We even received a surprise visit from Nobel-peace prize winner Malala Yousafzai. I ended the conference with fire in my stomach to work with those I’d met, make change, increase diversity in all its forms and make our scientific community the best it possibly can be.

Rosie Johnson, postgraduate, University of Leicester: The week before I attended ICWIP I happened to read a paper on the double jeopardy facing women of colour in the field of astronomy and planetary science, published in JGR: Planets. In a survey undertaken in the USA this paper found that 40% of women of colour felt unsafe in the work place due to gender and 28% felt unsafe due to race. After reading this paper, I knew I wanted to attend the gender studies and intersectionality workshop. The workshop was interesting and eye opening: many people, myself included, were only beginning to learn what intersectionality means. A social scientist guided the discussion and it was fascinating to learn how issues such as gender, race, disability, mental health, LGBT+ interplay in different countries. After attending his conference, I feel that when moving forward with gender equality it will be important that intersectionality is considered so the most marginalised groups are not ignored.

Sarah Kaiser, Post-Doctoral researcher at Macquarie University, Sydney: Many of the conference participants are active members in our institutions, trying to influence policy and programs. Changes in institutional policy can be some of the most immediate ways to initiate improvement in workplace culture. From things like tenure clock considerations for having children, unconscious bias training, or codes of conduct; it was exciting to hear from all the different countries what approaches were being taken, what results they were finding. However, like many things, one set of policies and programs will not work for every situation. What was well illuminated by this conference was how support and policies from international organizations should be structured to better help scientists in the developing world. Hopefully our discussions and drafted documents will help governing bodies like IUPAP forge a future where all scientists are welcome. I know for sure I have a lot of new discussion points with our department diversity committee when I get back 🙂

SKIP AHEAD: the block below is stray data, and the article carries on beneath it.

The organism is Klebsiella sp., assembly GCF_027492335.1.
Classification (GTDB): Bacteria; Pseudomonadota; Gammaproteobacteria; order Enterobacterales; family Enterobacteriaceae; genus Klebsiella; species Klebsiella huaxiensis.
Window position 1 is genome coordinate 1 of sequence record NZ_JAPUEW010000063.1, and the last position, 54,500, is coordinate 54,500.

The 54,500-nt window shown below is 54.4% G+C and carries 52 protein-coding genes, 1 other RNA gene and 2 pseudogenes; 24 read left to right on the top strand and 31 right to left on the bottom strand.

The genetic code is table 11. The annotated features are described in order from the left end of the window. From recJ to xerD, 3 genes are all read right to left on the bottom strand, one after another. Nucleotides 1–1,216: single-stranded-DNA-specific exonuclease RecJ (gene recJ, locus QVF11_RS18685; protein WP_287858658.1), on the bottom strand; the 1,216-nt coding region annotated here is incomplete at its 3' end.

Rebecca Dewey, Research Fellow, University of Nottingham: I was blown away by the number of people who have dedicated time and effort to the cause. We each have our own strengths, our own angle on it, but the message still comes through: every individual should be entitled to study the things they enjoy, use the skills they are good at / enjoy using, and get that same job satisfaction in return that we all feel privileged to receive. No characteristic should hold you back and no prejudice should prevent you from being taken seriously.

You may also be interested in the French team’s Charter for Gender Fairness at Conferences: https://www.sfpnet.fr/uploads/tinymce/PDF/Gender%20Fairness_6juin2017.pdf   

If you’re interested to read more about the conference, do check out Physics World reporter Sarah Tesh’s blog about the event: http://blog.physicsworld.com/2017/07/21/one-woman-can-change-a-lot-if-she-is-determined/

Catch up on the tweets: #ICWIP2017

Guest post by Dr Jess Wade of Imperial College, currently VERY EXCITED at #scifoo in California

Dr Heather Williams
Heather helped establish ScienceGrrl in June 2012 and is ScienceGrrl's Director. Heather is a Senior Medical Physicist for Nuclear Medicine at Central Manchester University Hospitals and honorary Lecturer in the Centre for Imaging Sciences at Manchester University. She makes sure pictures of patients are top quality so the doctors can trust what they see, and tries out new and better ways of imaging the body’s functions. When she’s not working, Heather enjoys running, cycling and spending time with her sons.
Dr Heather Williams
Dr Heather Williams